republicans and democrats. >> so jeff greenfield, you have the house republicans passing budgets that the democrats and the senate and the president immediately eviscerate, paul ryan passes a medicare plan that's immediately demagogued. on the senate side, you've got the president's debt commission that republicans and the house won't endorse. seems like we're headed towards that fiscal cliff and we're all going to fall off. i hope you have parasails on. >> they create the doomsday device which is going to blow up the entire world because nobody could conceivably ever trigger it. but of course, the movie ends with it being triggered. and one of the things i think -- if i can take the long view is, we are now, and you're about to leave this, but we are now at a state of dysfunction. in the operation of our political system that is unlike anything that i've seen. >> yep. >> you may have to go back to the decade before the civil war.
and i hope i'm not being -- >> maybe when there were canings on the house floor. >> well, they couldn't hold the house union together. this is so much a factor of theater as opposed to reality. as opposed to people confronting the bigger stuff. i almost find this conversation is like -- is like here and the issue is up here. >> john heilemann. >> senator, let me ask you a question. there's two operative theorys on -- the democratic theory is if president obama gets reelected, the fever will break. and the extremists and the house republican caucus will somehow recede and now a deal will be possible. not just in terms of the fiscal cliff, but in terms of a grand bargain. republicans say, you know, mitt romney actually given the failures of obama to get both sides to work together over the last four years, mitt romney's better positioned. talk about the different political dynamics that will play out in both cases. if obama wins and if romney wins. how do the tectonic plates shift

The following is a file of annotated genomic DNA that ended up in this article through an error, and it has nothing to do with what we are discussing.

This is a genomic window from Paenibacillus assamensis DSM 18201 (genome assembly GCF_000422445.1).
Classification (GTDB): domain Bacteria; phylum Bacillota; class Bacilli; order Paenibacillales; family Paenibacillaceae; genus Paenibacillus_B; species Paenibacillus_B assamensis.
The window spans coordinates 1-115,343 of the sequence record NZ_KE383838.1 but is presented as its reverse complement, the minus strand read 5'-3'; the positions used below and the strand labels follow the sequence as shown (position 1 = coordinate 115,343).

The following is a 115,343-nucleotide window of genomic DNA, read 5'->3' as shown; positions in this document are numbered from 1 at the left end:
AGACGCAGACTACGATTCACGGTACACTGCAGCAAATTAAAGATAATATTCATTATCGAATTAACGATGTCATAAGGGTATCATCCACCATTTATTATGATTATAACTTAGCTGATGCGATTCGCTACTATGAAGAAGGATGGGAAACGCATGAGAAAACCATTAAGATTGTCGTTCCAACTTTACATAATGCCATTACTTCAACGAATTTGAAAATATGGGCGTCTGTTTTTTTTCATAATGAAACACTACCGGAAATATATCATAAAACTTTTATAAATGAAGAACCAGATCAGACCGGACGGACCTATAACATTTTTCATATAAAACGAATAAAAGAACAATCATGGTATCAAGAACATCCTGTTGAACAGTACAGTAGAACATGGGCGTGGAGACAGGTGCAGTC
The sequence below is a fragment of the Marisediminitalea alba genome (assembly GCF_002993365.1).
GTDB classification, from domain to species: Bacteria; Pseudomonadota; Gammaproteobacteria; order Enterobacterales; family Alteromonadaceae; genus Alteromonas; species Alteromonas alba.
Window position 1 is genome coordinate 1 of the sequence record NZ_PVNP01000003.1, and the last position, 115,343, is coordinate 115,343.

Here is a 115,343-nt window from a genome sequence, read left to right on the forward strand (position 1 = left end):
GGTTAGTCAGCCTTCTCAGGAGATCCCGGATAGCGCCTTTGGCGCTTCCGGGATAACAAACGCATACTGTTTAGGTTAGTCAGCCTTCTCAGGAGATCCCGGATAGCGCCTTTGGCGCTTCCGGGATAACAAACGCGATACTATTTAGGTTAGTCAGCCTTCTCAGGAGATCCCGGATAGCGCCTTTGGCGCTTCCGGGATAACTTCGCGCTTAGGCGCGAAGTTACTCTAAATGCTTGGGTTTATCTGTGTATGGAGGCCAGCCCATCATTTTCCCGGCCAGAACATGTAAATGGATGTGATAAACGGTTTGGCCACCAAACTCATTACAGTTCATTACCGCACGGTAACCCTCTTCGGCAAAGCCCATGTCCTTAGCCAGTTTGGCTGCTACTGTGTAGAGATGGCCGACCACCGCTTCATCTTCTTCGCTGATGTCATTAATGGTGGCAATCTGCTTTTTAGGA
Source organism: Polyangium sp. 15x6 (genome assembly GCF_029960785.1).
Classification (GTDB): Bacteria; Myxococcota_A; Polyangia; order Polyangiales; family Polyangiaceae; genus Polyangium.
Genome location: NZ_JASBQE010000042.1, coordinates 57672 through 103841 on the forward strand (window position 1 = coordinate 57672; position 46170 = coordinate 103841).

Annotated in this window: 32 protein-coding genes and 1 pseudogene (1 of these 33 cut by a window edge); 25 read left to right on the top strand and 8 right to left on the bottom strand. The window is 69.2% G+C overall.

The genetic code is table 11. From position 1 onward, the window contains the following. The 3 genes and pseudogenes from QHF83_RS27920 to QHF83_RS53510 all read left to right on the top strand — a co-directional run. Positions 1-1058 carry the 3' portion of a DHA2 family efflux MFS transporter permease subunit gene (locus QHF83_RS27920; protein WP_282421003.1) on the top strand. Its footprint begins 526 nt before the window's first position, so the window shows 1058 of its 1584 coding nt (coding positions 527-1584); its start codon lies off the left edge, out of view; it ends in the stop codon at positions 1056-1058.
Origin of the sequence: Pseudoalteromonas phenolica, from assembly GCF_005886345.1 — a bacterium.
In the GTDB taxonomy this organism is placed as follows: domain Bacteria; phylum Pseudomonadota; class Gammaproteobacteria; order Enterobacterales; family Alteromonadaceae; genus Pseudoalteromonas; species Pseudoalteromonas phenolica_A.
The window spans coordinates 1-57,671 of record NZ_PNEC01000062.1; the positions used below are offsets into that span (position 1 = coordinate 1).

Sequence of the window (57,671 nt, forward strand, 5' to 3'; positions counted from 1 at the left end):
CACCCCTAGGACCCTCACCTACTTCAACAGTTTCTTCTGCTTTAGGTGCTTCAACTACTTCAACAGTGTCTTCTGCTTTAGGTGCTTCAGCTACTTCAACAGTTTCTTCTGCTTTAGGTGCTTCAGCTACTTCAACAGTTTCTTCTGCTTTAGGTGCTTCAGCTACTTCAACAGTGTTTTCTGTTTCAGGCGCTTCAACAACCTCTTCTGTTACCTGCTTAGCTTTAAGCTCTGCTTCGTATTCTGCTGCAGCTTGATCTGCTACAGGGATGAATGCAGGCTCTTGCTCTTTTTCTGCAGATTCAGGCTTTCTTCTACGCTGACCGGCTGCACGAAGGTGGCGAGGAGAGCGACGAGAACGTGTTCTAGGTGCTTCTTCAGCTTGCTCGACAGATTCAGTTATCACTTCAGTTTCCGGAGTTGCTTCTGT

to get us to a deal? >> here's what i believe. and this is -- the place where i agree with joe and we're on an unsustainable course. we're borrowing 40 cents of every dollar, that can't continue much longer. if obama wins, i believe there's a moment of opportunity in the lame duck session to have a plan laid out, and by the way, the good news is, there's a group of eight of us, that our colleagues have asked to put together a plan. so if colleagues are ready to act and hopefully they will be, that we have done the homework. and we are working very hard. we've got, i think, very close to an agreement on a framework that could be passed in a lame duck that would give the responsibility of cutting spending, reform entitlements, yes, raise revenue, but not by raising tax rates. and that that plan could then be put in place. but, look, it's going to take really senate to come together,